United States House and Senate negotiators unveiled an “omnibus” bill to fund the federal government that includes $122 million in additional Alzheimer’s funding, the largest-ever increase in federal funding for Alzheimer’s research and care programs. Learn more about how you can encourage passage of the bill at the Alzheimer’s Association.
The January 14, 2014 issue of the Philadelphia Tribune features a story on Raymond W. Holman, Jr.’s “Portraits of Alzheimer’s Caregivers” exhibit on display at the Perelman Center for Advanced Medicine through February. Reporter Ayana Jones interviewed Dr. Jason Karlawish, Associate Director of the Penn Memory Center, about the exhibit.
“We heard about (Mr. Holman’s) work from coverage in other media,” Dr. Karlawish said. “We were deeply intrigued because it’s great art that is very relevant to our mission, which is making sense of Alzheimer’s disease, dementia and related disorders,” he added. “We are particularly impressed and excited that he focused on people who are often underrepresented and underappreciated in the world of Alzheimer’s disease and dementia – namely individuals of African American ancestry and people who are working and living in a caregiving role.”
Read the full article in the Philadelphia Tribune here.
In an effort to develop a coordinated and collaborative approach to the development of dementia research studies and treatments, the UK hosted a G8 summit on dementia on December 11, 2013 in London. The gathering of health and science officials, researchers, pharmaceutical companies and senior industry figures aimed to identify an international approach to dementia research and policy. Topics included improving the quality of life for people affected by dementia; improving the prevention and treatment of dementia; and developing ways to stimulate greater investment and innovation in dementia research.
The summit was broadcast live via the G8 Dementia webpage here.
The Group of Eight (G8) is a forum for the governments of eight of the world’s largest national economies and includes the United States, France, Germany, the United Kingdom Italy, Japan, Canada and Russia.
Researchers at the Perelman School of Medicine at the University of Pennsylvania have found that available evidence does not support an association between statins and memory loss or dementia. The new study, a collaborative effort between faculty in Penn Medicine’s Preventive Cardiovascular Program, the Penn Memory Center, and the Penn Center for Evidence-Based Practice, will be published in Annals of Internal Medicine.
The research team conducted a systematic review of the published literature and identified 57 statin studies reporting measures of cognitive function. Senior study author Emil deGoma, MD, assistant professor of Medicine and medical director of the Preventive Cardiovascular Program at Penn. and colleagues found no evidence of an increased risk of dementia with statin therapy. In fact, in cohort studies, statin users had a 13 percent lower risk of dementia, a 21 percent lower risk of Alzheimer’s disease, and a 34 percent lower risk of mild cognitive impairment compared to people who did not take statins. Cognitive test scores were not adversely affected by statin treatment in randomized controlled trials.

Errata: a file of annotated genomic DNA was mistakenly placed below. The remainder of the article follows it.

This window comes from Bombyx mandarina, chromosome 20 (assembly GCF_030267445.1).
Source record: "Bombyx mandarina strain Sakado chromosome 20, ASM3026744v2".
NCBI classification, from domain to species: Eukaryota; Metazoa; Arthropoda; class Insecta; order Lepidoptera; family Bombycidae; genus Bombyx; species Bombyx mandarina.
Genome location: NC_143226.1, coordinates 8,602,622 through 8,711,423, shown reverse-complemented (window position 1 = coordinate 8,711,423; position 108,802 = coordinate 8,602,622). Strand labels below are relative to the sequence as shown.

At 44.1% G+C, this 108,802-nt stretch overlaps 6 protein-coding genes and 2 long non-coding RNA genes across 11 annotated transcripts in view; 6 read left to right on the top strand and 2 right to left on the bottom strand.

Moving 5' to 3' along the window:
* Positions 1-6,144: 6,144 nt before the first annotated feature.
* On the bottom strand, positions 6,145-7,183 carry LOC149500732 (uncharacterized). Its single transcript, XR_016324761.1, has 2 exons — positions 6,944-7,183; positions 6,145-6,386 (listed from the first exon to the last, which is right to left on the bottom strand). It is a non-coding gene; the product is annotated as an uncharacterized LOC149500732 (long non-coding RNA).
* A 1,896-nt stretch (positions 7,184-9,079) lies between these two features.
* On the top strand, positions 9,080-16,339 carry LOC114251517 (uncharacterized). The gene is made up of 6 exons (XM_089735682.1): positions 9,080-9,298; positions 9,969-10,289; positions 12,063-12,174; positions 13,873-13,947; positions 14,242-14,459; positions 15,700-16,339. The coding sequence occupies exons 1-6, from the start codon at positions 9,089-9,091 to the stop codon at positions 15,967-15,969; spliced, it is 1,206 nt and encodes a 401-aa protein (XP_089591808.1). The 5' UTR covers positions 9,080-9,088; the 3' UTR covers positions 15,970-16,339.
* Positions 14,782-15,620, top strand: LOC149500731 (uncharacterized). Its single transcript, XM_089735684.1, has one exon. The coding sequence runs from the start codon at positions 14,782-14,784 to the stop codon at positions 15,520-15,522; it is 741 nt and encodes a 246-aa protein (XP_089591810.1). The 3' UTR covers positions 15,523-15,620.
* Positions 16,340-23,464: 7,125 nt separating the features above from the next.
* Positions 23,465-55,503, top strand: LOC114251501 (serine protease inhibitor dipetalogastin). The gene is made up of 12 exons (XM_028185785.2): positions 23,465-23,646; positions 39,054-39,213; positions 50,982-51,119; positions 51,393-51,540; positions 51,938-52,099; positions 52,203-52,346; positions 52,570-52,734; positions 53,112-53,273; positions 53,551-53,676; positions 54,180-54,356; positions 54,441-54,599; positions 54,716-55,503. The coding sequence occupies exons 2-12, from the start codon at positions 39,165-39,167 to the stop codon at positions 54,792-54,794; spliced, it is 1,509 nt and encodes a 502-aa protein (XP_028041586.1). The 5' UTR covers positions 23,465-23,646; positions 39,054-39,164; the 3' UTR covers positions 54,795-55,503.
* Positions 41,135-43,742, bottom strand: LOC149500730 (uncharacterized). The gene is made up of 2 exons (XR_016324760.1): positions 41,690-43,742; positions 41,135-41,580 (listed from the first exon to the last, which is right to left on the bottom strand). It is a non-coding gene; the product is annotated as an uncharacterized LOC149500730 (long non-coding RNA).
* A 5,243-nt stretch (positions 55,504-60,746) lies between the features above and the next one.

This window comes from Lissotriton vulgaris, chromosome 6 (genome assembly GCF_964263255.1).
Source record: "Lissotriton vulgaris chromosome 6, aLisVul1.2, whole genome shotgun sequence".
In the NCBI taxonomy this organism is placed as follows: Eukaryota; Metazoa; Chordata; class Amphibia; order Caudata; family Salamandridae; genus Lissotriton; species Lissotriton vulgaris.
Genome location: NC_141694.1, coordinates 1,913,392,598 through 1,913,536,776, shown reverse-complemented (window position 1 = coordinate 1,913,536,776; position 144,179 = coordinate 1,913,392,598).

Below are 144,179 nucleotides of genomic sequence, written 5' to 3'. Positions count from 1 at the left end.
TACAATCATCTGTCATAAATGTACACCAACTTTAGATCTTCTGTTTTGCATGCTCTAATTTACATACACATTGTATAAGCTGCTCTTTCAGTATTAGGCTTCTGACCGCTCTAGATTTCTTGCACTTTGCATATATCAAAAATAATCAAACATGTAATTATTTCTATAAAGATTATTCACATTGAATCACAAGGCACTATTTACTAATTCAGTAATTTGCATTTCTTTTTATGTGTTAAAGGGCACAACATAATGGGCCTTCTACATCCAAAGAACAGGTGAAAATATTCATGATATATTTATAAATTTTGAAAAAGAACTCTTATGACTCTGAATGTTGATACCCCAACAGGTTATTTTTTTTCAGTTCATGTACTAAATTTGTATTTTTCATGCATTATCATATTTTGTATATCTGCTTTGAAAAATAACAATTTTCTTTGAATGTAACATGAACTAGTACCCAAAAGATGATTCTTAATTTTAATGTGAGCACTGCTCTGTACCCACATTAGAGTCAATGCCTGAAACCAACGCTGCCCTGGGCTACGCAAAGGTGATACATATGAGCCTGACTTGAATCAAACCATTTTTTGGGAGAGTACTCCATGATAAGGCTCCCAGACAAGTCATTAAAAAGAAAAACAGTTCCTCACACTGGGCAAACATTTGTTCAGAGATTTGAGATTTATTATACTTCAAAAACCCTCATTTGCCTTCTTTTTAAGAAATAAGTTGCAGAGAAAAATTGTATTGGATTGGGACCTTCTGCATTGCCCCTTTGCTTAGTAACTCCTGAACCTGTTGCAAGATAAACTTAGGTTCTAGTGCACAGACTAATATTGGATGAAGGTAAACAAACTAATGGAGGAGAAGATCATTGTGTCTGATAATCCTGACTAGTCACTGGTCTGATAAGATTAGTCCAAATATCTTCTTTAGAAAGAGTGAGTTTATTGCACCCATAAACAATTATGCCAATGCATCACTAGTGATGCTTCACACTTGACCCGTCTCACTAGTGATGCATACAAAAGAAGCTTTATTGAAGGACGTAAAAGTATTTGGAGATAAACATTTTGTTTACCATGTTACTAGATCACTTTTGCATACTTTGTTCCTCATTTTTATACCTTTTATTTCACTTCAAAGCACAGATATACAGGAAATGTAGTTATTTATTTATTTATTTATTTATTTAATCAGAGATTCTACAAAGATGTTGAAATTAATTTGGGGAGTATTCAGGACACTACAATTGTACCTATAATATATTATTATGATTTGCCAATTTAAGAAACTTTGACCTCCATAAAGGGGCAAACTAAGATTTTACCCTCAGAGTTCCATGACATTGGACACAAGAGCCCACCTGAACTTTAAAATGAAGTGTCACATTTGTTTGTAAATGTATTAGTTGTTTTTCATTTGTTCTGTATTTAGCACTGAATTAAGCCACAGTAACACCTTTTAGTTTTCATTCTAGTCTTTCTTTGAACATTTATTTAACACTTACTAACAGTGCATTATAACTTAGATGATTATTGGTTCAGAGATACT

“Overall, these findings are quite reassuring. I wouldn’t let concerns about adverse effects on cognition influence the decision to start a statin in patients suffering from atherosclerotic disease or at risk for cardiovascular disease. I also wouldn’t jump to the conclusion that statins are the culprit when an individual who is taking a statin describes forgetfulness. We may be doing more harm than good if we withhold or stop statins – medications proven to reduce the risk of heart attack and stroke – due to fears that statins might possibly cause memory loss,” said Dr. deGoma.
To read more, click here.
Jason Karlawish, M.D., Associate Director of the Penn Memory Center, is quoted in the December 10, 2013 issue of Scientific American. The article, How Brain Scans Might Change the Way Doctors Diagnose Alzheimer’s, discusses the development over the past 10 years of sophisticated brain scans that can estimate the amount of plaque in the brain, and an upcoming clinical trial that will investigate whether giving an experimental drug as soon as the scans detect the formation of plaques can slow or halt the development of Alzheimer’s. That trial, the A4 Study, aims to screen 3,000 healthy senior citizens to identify 1,000 amyloid-positive individuals who will receive either a drug therapy for Alzheimer’s called solanezumab or a placebo for three years. The Penn Memory Center is one of the 60 sites where the study will take place. To read the full Scientific American article, click here.